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Latest Research News & Hot Topics
On this page you can view our most recent publications and other “hot topics”, or stuff that we are working on that is not yet published

Lecture (video and slides) from March 2017: "Secondhand Sugars: Role of Dietary Sugars in the Early Development of Obesity and Metabolic Risk"

Air pollution linked to heightened risk of type 2 diabetes in obese Latino children. Science News.

Longitudinal Associations Between Ambient Air Pollution with Insulin Sensitivity, β-Cell Function, and Adiposity in Los Angeles Latino Children.

New paper showing protective effects of certain human milk oligosaccharides relative to infant obesity [PDF]
Coverage of our paper in The Scientist.
Personal response to some of the media coverage on this paper.

Paper showing protective effects of subcutaneous adipose tissue in obese Hispanic teens and more adverse effects of liver fat [PDF]

Our new paper showing more fructose than expected in sodas and juices:
Read the paper here.
And a few selected stories from the media: NPR | TIME | The Guardian | Marion Nestle blog

"How Growing Up Sweet Can Turn Sour"
Read the editorial

Obesity promoting effect of fructose exposure during development - New review published in Nature Reviews
Read the review article.
Read the interview.

Another reason to put down that Twinkie: High Fructose Corn Syrup (HFCS) and Diabetes
January 14, 2013, Men's Journal

Diabetes & Sweetener Link Scrutinized
November 27, 2012, New York Times

High Fructose Corn Syrup Consumption Linked with Type 2 Diabetes
November 27, 2012, HuffPost | Los Angeles Times

Study: Countries that use more High Fructose Corn Syrup Have more Diabetes
November 27, 2012, The Atlantic

Some health experts sour on fructose
September 19, 2012, Chicago Tribune

Some health experts sour on fructose
Different sugars may have different effects on the body; advocates seek labeling
September 19, 2012, Read more.

CORC Director Michael Goran and Research Associate Emily Ventura are the authors of an Op-Ed in the LA Times about the amount of added sugar in school breakfasts and lunches throughout Los Angeles schools. The amount of added sugar in a school breakfast alone is sometimes higher than the World Health Organization's recommendations for daily consumption of added sugar.

Two new studies from the Childhood Obesity Research Center published in Diabetes and the American Journal of Clinical Nutrition demonstrate that Hispanics may be predisposed to developing fatty liver disease, which can lead to cirrhosis, diabetes, and cardiovascular diseases. Hispanic children who carry the PNPLA3 gene variant (GG) tend to have increased liver fat, a relationship which is exacerbated with high sugar consumption.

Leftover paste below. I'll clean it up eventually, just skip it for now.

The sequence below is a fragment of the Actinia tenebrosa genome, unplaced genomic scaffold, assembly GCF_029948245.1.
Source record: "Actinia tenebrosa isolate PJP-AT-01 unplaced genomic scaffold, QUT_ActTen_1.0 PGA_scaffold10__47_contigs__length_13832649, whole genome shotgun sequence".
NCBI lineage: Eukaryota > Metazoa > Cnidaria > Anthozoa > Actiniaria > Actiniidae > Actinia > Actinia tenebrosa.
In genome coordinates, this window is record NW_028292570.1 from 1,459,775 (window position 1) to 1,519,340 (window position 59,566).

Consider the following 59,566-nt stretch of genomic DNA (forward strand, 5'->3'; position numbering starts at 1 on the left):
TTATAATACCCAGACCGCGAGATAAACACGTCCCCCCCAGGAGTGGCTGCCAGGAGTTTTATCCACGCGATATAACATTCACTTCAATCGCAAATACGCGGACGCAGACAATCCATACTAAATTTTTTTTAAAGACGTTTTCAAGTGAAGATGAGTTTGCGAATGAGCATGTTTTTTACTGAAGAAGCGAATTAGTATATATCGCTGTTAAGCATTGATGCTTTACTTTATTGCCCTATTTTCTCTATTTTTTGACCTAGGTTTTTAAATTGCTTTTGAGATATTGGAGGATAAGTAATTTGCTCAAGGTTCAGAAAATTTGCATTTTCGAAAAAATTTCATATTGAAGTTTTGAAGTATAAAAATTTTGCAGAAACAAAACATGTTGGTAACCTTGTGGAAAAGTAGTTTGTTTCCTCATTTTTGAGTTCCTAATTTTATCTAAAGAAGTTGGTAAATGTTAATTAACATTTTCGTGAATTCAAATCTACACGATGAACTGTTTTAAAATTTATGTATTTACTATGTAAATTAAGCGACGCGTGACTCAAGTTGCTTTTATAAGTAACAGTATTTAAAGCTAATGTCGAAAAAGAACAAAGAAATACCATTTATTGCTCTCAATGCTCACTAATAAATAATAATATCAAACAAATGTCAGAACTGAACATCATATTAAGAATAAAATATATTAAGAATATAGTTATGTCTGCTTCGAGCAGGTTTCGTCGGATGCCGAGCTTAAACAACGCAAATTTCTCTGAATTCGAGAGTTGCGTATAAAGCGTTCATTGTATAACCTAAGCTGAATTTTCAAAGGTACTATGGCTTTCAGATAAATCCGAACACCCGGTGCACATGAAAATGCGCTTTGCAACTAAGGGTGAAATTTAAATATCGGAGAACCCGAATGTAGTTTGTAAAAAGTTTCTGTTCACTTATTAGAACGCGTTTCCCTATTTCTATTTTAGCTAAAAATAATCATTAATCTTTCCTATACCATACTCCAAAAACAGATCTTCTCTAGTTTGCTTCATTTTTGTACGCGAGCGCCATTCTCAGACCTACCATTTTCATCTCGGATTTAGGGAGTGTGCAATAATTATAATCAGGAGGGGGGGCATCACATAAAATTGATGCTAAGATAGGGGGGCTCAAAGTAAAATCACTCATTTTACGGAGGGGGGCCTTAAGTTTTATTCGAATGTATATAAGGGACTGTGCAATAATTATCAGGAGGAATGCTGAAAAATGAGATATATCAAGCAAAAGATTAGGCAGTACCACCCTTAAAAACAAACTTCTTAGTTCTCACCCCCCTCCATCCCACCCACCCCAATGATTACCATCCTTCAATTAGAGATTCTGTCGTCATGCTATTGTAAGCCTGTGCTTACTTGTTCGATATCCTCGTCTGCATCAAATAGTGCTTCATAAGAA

For a video on these outcomes, please click here.

New Study Shows Higher Fructose Content of Popular Drinks

A new study from the Childhood Obesity Research Center reports that sugar content in many popular sodas and sweetened beverages may be much higher than what is reported on the nutrition label, and that fructose levels may be nearly 20% higher than popularly assumed. Although the additional calorie intake from sugar consumption is concerning, the higher level of fructose in these beverages is especially worrisome as higher fructose consumption has been associated with a higher risk for metabolic disease.
Press Release  |   Fact Sheet

USC Childhood Obesity Research Center Co-organizes Community "Eat-In" to Raise Awareness... read more

In April 2009, our paper in Archives of Pediatrics and Adolescent Medicine was published - we showed that after 16 weeks of dietary behavior/education overweight Hispanic children who reduced sugar by an average of 1 soda per day or increased fiber by half a serving of beans per day had beneficial improvements in type 2 diabetes risk factors. You can read the press here and the full paper by clicking: ArchivesSANO2009.pdf.

In December 2008, our perspective on ethnic disparities in obesity-related outcomes appeared in Obesity alongside a position statement on ethnic disparities in childhood obesity.

In November 2008, our paper on the persistence of pre-diabetes was published in Diabetes [Diabetes2008.pdf]. In this paper we present results from a group of 128 overweight Hispanic children who were followed for 4 years. Those children who had what we have termed “persistent pre-diabetes” had reduced beta-cell function and increasing visceral fat over time.





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